What’s the deal with Halloween? When did we start getting dressed and shoving our faces with assorted sweets? Today we’ll take a short trip through history to examine one of America’s biggest non-religious holidays.
It is celebrated every year on the 31st of October, and it is generally agreed among scholars that Halloween originated from the ancient Celtic festival of Samhain. Not far from our present-day traditions, these ancient Celts would light big bonfires and wear terrible costumes to ward off ghosts and evil spirits. For them, the day marks the end of summer and the symbolic acceptance of the coming cold winter months. At that time, severe weather and a lack of crop harvest often caused illness and death, so the Celts believed that the night of October 31st was the time when the lines between the living and the dead became blurred.
Then came the Romans, who occupied and ruled Celtic lands for more than 400 years. Roman holidays were combined with Samhain, giving rise to new traditions. The holiday began honoring Pomona, the goddess of fruit and trees, which likely explains our contemporary tradition of bobbing for apples on Halloween.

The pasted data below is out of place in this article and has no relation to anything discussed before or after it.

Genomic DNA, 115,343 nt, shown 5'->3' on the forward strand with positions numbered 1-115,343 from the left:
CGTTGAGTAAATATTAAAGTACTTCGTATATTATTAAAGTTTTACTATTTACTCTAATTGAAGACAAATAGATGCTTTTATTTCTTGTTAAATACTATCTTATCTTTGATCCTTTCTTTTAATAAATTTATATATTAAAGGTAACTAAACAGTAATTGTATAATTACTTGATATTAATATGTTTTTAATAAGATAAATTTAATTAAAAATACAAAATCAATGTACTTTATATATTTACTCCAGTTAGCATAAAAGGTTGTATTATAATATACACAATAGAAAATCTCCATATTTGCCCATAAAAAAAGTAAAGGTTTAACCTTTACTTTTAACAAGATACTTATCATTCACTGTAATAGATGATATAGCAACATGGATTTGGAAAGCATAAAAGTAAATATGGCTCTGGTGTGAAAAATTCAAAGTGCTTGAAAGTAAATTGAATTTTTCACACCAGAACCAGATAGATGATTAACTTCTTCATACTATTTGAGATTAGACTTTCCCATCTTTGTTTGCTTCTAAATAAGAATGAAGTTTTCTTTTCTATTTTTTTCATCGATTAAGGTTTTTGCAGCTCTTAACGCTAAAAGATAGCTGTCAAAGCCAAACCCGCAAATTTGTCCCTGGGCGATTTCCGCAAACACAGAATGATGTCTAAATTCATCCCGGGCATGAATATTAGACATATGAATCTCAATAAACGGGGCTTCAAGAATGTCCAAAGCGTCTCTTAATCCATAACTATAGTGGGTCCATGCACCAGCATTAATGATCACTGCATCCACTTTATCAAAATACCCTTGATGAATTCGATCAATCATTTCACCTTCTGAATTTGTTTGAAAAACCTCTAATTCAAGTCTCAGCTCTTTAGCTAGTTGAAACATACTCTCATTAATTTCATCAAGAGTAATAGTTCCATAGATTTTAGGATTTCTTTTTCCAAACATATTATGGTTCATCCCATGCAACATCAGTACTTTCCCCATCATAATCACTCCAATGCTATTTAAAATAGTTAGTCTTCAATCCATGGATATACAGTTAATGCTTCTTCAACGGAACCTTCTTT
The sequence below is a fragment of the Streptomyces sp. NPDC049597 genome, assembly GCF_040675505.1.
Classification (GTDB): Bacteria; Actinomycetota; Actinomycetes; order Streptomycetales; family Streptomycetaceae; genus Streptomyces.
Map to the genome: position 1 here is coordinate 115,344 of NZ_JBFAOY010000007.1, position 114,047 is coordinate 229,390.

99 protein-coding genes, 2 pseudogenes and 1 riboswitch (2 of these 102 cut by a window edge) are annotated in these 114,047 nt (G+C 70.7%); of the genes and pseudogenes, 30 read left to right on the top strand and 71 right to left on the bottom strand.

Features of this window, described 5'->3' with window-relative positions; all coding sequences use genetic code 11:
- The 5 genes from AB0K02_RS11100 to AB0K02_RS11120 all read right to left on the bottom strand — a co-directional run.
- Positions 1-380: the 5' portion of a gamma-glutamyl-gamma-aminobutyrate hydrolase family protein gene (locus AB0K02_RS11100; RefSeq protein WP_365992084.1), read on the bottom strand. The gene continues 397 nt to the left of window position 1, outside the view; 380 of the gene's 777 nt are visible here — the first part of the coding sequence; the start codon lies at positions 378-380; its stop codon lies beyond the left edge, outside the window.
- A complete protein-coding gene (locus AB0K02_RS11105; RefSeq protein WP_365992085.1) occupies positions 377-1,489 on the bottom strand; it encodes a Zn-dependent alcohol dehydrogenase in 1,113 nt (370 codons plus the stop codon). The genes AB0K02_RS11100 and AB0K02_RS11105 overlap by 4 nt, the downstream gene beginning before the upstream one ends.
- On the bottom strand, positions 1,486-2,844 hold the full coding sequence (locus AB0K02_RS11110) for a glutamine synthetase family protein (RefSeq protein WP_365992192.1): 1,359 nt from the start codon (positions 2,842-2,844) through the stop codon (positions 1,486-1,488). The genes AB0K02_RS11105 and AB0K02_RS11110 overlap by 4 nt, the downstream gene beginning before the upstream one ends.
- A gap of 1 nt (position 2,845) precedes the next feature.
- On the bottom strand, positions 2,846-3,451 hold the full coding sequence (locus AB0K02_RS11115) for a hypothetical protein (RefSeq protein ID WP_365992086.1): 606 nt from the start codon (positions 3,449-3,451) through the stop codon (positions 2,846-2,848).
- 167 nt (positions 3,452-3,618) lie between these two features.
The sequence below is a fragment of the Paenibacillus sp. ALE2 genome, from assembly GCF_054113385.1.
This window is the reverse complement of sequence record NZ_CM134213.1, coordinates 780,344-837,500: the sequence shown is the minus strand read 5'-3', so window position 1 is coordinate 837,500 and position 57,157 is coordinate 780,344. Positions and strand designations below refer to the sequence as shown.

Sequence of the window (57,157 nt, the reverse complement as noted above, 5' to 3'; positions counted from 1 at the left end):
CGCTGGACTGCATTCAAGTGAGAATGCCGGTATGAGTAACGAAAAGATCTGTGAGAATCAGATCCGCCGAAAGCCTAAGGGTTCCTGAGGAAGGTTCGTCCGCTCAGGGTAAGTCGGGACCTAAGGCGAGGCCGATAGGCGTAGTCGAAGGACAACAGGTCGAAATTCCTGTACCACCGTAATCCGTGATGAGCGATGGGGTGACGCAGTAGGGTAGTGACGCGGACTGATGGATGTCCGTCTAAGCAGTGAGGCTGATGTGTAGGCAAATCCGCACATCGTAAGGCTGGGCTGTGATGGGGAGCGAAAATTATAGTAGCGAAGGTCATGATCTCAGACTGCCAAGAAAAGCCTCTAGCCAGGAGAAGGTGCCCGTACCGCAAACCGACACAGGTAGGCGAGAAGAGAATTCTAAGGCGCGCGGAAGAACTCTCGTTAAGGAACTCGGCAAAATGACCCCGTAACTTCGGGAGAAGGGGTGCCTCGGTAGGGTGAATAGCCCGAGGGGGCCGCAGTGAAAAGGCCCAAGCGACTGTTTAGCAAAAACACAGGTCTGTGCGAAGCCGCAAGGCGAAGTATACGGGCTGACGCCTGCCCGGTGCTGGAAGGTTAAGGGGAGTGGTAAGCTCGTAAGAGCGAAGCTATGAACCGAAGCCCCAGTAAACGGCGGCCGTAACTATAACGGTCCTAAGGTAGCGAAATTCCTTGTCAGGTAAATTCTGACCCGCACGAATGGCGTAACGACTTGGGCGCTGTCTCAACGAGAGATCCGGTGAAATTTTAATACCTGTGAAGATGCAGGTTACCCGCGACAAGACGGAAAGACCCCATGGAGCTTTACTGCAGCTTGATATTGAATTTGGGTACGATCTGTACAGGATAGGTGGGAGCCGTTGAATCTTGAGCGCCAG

We can hold these festivities about 2,000 years ago, so it’s understandable that the holiday will change over time. In the eighth century, Pope Gregory III officially designated November 1 as a day to honor the saints of the Catholic Church. It wasn’t long until Halloween began merging with the ancient traditions of Samhain.
Strict Protestant beliefs restricted the adoption of Halloween in America until the second half of the nineteenth century, when an influx of new immigrants helped popularize Halloween throughout the country. By the 1930s, Halloween was a secular holiday focused on parties, games, candy, and public mischief. The holiday became primarily geared towards young adults, as trick-or-treating took root as a way to engage and excite children, and thus a new American tradition was born.
Nowadays, Halloween is almost synonymous with candy. In fact, a quarter of the candy sold annually in the United States is bought on Halloween. Like any treat, candy is good in moderation, especially if you eat it on a day like Halloween when the sugary snack is just a tradition. But in the case of excessive consumption of processed sugar in candy, it is extremely harmful to your health, and directly contributes to weight gain. If left unchecked, it can cause a series of other health issues.
It’s best to stick to an organic and delicious cold-pressed juice.